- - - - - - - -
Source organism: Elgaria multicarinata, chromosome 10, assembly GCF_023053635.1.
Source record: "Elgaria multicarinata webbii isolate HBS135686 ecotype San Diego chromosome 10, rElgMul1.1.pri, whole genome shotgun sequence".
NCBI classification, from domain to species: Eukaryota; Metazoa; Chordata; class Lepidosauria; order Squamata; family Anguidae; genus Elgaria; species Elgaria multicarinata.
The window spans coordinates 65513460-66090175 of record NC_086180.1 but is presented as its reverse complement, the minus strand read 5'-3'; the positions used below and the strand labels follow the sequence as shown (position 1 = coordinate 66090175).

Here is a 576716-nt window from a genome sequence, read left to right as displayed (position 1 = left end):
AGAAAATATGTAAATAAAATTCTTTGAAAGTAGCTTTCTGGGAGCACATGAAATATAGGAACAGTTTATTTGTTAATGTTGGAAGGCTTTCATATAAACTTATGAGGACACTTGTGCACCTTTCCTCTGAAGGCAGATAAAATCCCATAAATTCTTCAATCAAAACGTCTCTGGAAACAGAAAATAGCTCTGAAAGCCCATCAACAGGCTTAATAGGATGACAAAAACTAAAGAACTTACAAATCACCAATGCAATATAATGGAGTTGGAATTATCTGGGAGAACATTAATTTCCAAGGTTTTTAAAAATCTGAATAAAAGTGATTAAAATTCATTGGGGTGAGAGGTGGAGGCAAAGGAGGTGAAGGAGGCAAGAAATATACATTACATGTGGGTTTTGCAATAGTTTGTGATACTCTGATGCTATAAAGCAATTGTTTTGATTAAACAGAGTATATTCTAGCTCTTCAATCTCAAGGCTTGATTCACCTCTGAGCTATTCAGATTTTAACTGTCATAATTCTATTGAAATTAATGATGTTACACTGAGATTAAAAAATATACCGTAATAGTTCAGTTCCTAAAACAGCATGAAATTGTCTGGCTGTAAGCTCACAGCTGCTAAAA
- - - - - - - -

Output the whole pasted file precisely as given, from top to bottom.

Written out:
Source organism: Elgaria multicarinata, chromosome 10, assembly GCF_023053635.1.
Source record: "Elgaria multicarinata webbii isolate HBS135686 ecotype San Diego chromosome 10, rElgMul1.1.pri, whole genome shotgun sequence".
NCBI classification, from domain to species: Eukaryota; Metazoa; Chordata; class Lepidosauria; order Squamata; family Anguidae; genus Elgaria; species Elgaria multicarinata.
The window spans coordinates 65513460-66090175 of record NC_086180.1 but is presented as its reverse complement, the minus strand read 5'-3'; the positions used below and the strand labels follow the sequence as shown (position 1 = coordinate 66090175).

Here is a 576716-nt window from a genome sequence, read left to right as displayed (position 1 = left end):
AGAAAATATGTAAATAAAATTCTTTGAAAGTAGCTTTCTGGGAGCACATGAAATATAGGAACAGTTTATTTGTTAATGTTGGAAGGCTTTCATATAAACTTATGAGGACACTTGTGCACCTTTCCTCTGAAGGCAGATAAAATCCCATAAATTCTTCAATCAAAACGTCTCTGGAAACAGAAAATAGCTCTGAAAGCCCATCAACAGGCTTAATAGGATGACAAAAACTAAAGAACTTACAAATCACCAATGCAATATAATGGAGTTGGAATTATCTGGGAGAACATTAATTTCCAAGGTTTTTAAAAATCTGAATAAAAGTGATTAAAATTCATTGGGGTGAGAGGTGGAGGCAAAGGAGGTGAAGGAGGCAAGAAATATACATTACATGTGGGTTTTGCAATAGTTTGTGATACTCTGATGCTATAAAGCAATTGTTTTGATTAAACAGAGTATATTCTAGCTCTTCAATCTCAAGGCTTGATTCACCTCTGAGCTATTCAGATTTTAACTGTCATAATTCTATTGAAATTAATGATGTTACACTGAGATTAAAAAATATACCGTAATAGTTCAGTTCCTAAAACAGCATGAAATTGTCTGGCTGTAAGCTCACAGCTGCTAAAA